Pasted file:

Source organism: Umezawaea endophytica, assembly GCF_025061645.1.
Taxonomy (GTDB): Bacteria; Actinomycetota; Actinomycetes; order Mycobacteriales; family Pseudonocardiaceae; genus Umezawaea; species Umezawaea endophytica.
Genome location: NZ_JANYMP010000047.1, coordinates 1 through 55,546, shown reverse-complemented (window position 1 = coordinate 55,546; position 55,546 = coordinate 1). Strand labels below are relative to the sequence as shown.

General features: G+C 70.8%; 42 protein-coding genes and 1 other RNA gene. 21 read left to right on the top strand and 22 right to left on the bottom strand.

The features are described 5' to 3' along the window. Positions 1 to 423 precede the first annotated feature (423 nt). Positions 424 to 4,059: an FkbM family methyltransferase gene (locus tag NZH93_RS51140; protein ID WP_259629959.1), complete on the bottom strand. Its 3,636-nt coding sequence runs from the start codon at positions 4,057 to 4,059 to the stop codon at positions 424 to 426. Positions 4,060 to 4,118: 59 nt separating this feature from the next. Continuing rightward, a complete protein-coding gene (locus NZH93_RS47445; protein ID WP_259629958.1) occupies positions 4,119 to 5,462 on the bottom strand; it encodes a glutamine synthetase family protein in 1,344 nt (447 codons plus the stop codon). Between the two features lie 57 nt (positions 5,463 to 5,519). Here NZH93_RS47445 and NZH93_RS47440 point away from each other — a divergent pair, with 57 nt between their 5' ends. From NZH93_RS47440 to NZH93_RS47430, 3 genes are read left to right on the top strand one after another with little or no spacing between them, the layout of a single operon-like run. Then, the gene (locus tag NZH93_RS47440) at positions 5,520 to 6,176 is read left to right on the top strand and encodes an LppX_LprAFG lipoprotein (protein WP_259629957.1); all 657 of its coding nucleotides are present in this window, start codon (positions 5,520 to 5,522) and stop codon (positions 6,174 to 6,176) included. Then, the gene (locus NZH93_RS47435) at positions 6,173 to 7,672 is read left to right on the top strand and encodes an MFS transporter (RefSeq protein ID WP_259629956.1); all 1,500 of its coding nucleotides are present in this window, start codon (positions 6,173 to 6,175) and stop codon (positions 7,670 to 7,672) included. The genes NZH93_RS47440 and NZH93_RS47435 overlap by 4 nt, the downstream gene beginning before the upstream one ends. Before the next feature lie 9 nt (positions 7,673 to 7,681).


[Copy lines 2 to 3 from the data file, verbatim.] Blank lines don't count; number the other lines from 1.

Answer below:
Taxonomy (GTDB): Bacteria; Actinomycetota; Actinomycetes; order Mycobacteriales; family Pseudonocardiaceae; genus Umezawaea; species Umezawaea endophytica.
Genome location: NZ_JANYMP010000047.1, coordinates 1 through 55,546, shown reverse-complemented (window position 1 = coordinate 55,546; position 55,546 = coordinate 1). Strand labels below are relative to the sequence as shown.